Thanks in no small way to Michael’s tireless work with local committees and communities, Rosscarbery and its surrounds continue to thrive. ‘It’s a very vibrant community – a good mix of young and old, natives and outsiders – all who see it as a great place to live. The quality of life is great and it’s a wonderful place to bring up a family.’
Michael and his wife Mary (a retired teacher, originally from Leap) lived in Cork city when they first married, but were always keen to move back home to their native place. When they were rearing their children in the city, they longed for the peace and quiet of West Cork and found themselves travelling ‘home’ every weekend. They missed the close-knit communities of Reenascreena and Leap. Within their jobs, Mary and Michael were lucky to get transfers westwards and Rosscarbery, with its secondary school, was a great attraction for a young family. Although Michael laments the departure of the nuns from the town in recent years, he is keen to emphasise the great work being done both now and in the past in Mount St Michael secondary school.
‘From my many interactions with Mount Saint Michael staff, parents and students, as a parent myself and as a member of the board of management for 25 years, I was always so impressed by the high standard of education achieved there – academic, sporting and holistic. Community building starts at a very young age. Friendships that last a lifetime are formed in schools. Local schools are a vital part of our community and have been for over 100 years in Rosscarbery. We salute the Sisters of Mercy for their visionary foresight and admire them for their courage in being pioneers of conferring education upon a community – both primary and secondary, in an era when school was more of a luxury than a fact of life. Therefore, it is essential that as a community we support these places which foster community spirit and a pride of place.’
Michael has seen a lot of change in society throughout his lifetime. ‘Old guys like me were lucky to grow up at a time where community living was the norm. Houses were unlocked, children wandered freely from house to house and neighbours were thought of as extended family. Communities were networks of people who didn’t travel far beyond their boundaries but could sustain themselves easily. We grew up in rich communities where help wasn’t given or exchanged in monetary terms – it was in the name of friendship that good turns were handed out.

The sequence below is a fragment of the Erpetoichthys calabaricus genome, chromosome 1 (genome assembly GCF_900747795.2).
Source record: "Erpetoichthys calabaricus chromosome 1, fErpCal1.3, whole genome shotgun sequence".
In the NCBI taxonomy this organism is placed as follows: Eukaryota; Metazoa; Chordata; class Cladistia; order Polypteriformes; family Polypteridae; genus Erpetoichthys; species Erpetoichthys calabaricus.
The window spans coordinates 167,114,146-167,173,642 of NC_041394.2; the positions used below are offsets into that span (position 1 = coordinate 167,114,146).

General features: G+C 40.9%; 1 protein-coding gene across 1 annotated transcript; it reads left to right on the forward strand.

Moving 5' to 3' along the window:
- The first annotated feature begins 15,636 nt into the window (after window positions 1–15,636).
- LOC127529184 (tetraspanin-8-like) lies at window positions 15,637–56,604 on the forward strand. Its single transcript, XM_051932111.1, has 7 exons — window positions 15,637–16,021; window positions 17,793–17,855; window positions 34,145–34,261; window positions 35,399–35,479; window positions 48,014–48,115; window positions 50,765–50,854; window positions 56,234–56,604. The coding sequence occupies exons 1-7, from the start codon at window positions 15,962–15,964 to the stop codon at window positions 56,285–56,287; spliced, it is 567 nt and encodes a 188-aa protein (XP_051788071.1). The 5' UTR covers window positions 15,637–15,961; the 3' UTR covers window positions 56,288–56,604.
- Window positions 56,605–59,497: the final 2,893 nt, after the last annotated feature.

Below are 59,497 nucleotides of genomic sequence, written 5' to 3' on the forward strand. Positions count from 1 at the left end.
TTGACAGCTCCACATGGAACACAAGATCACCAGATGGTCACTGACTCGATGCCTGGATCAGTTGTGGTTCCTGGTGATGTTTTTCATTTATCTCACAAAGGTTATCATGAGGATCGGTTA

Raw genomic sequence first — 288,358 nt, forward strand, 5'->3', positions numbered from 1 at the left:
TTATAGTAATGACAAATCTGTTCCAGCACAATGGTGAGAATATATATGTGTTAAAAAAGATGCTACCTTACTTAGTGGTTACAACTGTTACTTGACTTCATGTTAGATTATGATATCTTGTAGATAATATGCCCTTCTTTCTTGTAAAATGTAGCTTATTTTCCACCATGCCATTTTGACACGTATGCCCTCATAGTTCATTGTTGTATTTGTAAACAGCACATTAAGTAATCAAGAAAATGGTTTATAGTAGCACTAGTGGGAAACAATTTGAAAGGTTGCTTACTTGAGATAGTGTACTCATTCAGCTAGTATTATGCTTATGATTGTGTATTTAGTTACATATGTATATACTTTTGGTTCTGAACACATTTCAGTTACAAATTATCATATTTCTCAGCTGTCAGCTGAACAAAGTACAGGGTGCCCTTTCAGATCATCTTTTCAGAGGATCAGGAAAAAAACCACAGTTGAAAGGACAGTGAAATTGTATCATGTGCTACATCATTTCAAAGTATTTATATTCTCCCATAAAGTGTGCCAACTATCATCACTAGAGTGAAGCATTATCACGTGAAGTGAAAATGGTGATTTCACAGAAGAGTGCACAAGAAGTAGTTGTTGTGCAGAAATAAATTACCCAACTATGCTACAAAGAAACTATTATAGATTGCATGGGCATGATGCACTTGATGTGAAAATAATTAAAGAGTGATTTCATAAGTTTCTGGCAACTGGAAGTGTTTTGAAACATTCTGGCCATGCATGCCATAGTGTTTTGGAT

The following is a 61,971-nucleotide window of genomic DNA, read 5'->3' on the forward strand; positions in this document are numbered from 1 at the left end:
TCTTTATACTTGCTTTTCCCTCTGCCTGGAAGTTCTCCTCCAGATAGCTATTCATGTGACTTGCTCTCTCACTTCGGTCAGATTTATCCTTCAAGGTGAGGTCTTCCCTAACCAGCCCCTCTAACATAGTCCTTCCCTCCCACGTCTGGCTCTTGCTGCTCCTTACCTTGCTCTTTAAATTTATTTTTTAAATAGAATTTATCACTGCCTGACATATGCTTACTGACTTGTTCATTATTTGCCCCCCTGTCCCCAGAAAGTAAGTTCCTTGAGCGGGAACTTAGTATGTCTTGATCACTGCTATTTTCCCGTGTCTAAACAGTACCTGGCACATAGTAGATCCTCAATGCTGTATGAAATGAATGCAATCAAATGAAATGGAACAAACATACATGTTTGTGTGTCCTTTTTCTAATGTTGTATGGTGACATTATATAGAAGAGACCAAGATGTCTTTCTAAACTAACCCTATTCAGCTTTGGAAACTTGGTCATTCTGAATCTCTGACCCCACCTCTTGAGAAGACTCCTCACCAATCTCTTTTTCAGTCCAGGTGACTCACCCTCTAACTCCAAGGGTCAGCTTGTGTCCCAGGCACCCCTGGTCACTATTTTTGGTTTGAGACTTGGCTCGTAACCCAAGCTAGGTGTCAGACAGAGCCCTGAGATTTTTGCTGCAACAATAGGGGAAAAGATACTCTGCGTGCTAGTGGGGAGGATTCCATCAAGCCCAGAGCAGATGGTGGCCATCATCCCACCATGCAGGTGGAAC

‘We depend upon each other. We must be conscious of this as we move forward in Ireland and as we progress and develop. We must remember that no man is an island and that no matter how far we move with technology etc there is no computer that can care and feel and love in the way that we humans can. We must look after each other. And what we give out to the world we get back tenfold.’
He also feels that communication ‘is very important in family life. Children and parents should be able to come to each other. If there was more communication between them, I think there would be less family problems. The day children can’t talk to their parents and vice versa is a very sad day.’
Michael and his wife Mary have a very strong connection with all seven of their children – all of whom live within an hour of their home. ‘It is very gratifying to know that we can call any one of them and they can be there for us.’
He is keen to point out the vital and unwavering role his wife Mary (who is celebrating her 80th birthday this week) has played in his community work.
‘I wouldn’t be here today without her cooperation. She is a great woman and has always been fully supportive and encouraging of me. Mary too is a very community-minded person, who always went about her work in a more silent way than yours truly, but was just as committed.’
Michael enjoys good health which he puts down to moderation, when it comes to exercise and food. He enjoys a social drink, has never smoked, played basketball and football, is not a man for the sun and enjoys holidays in Ireland. Being actively involved in the community has always served Michael and Mary well as regards physical and mental activity and friendships.
‘It’s good for the body and soul to be involved – I get happiness from helping people,’ Michael concludes. ‘I’m proud of all my achievements – they all gave satisfaction and a positive result.’